Last October, the 80 th commemoration of Cable Street, I was proud to join another alignment of legislators, the Jewish parish , trade union, anti-racist organisations, Bangladeshi associations and many others , is not simply to honour and remember the defy people who fought against autocracy in 1936, but to show our commitment and resolve to prolong that crusade. To say: when we watch things that are divisive, go against our British evaluates and are just essentially incorrect, we must call them out; well never let autocracy, racism or prejudice dominate. These are ethics that ring true in London, more than in all regions of the world.

Womens March, London, 21 January 2017

Womens
Womens March, London, 21 January 2017. Photograph: Dan Kitwood/ Getty Images

Kate Nash, vocalist

Whats so cool about this video is that you have an iconic British statue alongside a word on equal opportunities. There were a consignments of mansions at the status of women parade in London its become really popular to get innovative with them.

There has been a partiality within history in general for women to be small, to cross their legs and brush their mane. Even in the music industry, beings have tried to quieten me down and pack me differently. Now women want to express themselves and be a part of things. Its about grouped together to stand up for generates we believe in, and being intersectional in our feminism. This poster has such a potent letter its unapologetic, its fierce. Its not going to be tamed by anybody. Nobodys going to tell a lion to shut up theyd be eaten!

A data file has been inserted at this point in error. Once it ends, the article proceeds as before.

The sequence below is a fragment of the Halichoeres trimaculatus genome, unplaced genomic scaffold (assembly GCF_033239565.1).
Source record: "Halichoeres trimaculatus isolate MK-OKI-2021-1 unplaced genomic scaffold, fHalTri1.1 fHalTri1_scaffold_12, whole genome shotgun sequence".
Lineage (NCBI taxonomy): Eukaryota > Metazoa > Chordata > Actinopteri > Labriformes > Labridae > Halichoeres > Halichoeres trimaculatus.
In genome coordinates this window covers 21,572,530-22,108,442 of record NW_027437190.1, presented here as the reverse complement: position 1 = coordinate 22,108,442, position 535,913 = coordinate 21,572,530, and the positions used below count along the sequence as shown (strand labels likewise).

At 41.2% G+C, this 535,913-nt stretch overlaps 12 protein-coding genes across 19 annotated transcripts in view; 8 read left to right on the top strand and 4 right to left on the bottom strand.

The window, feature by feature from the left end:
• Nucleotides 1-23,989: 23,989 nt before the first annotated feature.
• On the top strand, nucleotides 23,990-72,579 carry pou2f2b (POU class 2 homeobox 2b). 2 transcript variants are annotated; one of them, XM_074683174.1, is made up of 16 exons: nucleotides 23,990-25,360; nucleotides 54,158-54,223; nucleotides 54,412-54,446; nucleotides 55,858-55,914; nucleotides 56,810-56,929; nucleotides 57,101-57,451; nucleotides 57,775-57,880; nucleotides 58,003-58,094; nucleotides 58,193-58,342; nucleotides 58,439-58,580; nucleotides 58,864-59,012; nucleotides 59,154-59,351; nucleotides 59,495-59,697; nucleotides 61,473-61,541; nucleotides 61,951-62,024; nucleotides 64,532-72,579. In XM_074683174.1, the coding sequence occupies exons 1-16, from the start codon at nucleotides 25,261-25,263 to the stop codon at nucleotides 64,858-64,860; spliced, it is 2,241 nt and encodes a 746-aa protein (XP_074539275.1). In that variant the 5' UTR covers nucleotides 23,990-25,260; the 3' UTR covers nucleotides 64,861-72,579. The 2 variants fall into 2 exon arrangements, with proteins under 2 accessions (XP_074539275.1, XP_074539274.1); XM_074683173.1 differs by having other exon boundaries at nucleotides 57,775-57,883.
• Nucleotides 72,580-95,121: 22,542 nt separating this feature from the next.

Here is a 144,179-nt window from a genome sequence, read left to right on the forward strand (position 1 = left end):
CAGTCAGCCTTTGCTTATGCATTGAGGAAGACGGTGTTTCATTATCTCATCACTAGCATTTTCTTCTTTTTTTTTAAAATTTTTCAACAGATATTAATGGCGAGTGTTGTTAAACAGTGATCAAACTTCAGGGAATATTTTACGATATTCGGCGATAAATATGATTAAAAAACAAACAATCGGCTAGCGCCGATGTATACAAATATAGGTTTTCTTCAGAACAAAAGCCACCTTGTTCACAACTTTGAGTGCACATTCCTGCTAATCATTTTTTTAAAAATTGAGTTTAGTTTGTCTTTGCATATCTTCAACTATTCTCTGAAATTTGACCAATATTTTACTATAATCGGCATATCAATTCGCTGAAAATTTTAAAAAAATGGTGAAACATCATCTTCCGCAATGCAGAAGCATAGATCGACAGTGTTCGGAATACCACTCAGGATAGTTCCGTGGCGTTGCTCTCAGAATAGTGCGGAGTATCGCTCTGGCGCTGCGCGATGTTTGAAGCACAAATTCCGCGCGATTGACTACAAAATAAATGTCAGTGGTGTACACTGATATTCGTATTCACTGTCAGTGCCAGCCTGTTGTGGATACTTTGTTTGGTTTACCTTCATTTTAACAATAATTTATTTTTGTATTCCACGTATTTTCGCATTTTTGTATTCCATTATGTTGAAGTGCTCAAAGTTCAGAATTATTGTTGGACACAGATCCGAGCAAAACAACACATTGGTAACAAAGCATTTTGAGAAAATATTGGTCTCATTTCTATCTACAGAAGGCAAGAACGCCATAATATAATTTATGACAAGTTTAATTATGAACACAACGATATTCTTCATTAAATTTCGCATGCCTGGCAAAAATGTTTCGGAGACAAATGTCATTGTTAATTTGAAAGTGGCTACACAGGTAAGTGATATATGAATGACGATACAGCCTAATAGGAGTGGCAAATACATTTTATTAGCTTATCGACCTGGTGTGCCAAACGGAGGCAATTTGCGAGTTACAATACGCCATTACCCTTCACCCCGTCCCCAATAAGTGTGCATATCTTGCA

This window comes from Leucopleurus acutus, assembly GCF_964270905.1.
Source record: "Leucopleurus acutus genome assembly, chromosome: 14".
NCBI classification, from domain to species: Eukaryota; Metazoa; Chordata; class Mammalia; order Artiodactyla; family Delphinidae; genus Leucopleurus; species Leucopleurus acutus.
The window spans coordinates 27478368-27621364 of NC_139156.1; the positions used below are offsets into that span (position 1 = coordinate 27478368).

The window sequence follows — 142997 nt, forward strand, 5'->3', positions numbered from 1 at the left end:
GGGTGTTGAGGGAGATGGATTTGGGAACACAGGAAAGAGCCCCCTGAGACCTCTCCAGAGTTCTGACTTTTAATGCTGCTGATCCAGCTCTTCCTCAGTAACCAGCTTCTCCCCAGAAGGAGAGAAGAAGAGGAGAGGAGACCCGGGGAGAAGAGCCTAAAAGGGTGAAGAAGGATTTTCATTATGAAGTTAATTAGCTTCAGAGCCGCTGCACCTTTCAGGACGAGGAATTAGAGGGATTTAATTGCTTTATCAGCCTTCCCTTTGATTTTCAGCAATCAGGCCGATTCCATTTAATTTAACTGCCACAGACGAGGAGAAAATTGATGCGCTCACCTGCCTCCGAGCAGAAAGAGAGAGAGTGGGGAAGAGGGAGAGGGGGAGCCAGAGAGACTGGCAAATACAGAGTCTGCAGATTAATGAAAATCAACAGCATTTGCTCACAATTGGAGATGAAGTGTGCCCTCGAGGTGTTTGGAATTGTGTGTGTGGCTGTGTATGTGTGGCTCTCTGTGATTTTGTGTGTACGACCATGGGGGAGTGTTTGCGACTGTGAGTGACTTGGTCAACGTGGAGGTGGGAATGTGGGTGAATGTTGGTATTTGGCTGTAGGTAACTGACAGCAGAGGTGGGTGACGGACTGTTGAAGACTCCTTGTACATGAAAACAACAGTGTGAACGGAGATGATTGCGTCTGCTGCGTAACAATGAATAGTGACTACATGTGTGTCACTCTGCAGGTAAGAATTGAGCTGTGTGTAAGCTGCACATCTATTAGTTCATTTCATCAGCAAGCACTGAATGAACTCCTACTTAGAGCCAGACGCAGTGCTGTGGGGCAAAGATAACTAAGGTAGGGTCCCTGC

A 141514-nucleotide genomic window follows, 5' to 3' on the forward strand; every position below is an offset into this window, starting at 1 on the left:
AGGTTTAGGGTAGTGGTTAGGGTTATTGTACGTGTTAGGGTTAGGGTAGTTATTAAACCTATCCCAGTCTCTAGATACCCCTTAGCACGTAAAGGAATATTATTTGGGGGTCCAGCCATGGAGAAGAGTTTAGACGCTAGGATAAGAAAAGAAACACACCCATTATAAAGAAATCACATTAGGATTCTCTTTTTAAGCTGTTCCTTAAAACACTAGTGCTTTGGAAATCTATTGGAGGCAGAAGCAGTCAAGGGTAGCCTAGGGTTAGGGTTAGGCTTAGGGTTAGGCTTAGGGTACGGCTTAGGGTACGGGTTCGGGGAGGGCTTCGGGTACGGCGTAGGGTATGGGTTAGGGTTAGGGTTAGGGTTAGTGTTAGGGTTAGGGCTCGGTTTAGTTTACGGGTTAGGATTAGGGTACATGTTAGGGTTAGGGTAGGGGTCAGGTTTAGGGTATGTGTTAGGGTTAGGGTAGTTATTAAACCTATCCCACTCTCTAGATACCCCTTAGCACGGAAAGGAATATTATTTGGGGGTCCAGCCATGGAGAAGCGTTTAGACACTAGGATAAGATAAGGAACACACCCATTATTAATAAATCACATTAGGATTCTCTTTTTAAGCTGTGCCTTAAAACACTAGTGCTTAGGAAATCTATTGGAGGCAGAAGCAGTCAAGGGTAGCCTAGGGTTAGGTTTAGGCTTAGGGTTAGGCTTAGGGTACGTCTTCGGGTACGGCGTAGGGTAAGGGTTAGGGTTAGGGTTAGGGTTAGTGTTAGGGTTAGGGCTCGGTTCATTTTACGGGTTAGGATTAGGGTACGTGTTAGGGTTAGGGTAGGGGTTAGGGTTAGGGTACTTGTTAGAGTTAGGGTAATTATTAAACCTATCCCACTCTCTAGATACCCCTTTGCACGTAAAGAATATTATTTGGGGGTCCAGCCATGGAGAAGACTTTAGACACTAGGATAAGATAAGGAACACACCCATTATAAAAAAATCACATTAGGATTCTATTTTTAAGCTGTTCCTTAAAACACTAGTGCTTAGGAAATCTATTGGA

It gazes as if someone has left this sign there at the end of the march. It is a piece of art it preserves on telling a legend even when youve got on the Tube and gone home. ( As told to Leah Harper )

Richard
A Line Constituted by Walking, 1967 Photograph: Richard Long. All Right Reserved, DACS 2017

A Line Done By Walking, 1967

Nadav Kander, photographer

I has actually thoughts having this photograph in my home and it meaning different things to me at different times in “peoples lives”. Its a photo thats so full-grown. Before you understand what it depicts, its such a nourish, simple-minded epitome. Then, when “youre reading” that this was a line that Richard Long created himself, by marching up and down, up and down theres something so symbolic and subtle about it.

I love photography in which the creator can be seen in the portrait. Long has entered his own influence on countries around the world and the way he inhabits his surrounds with this photograph. That deed of making art is beautiful to me; it ever sees me incredibly happy.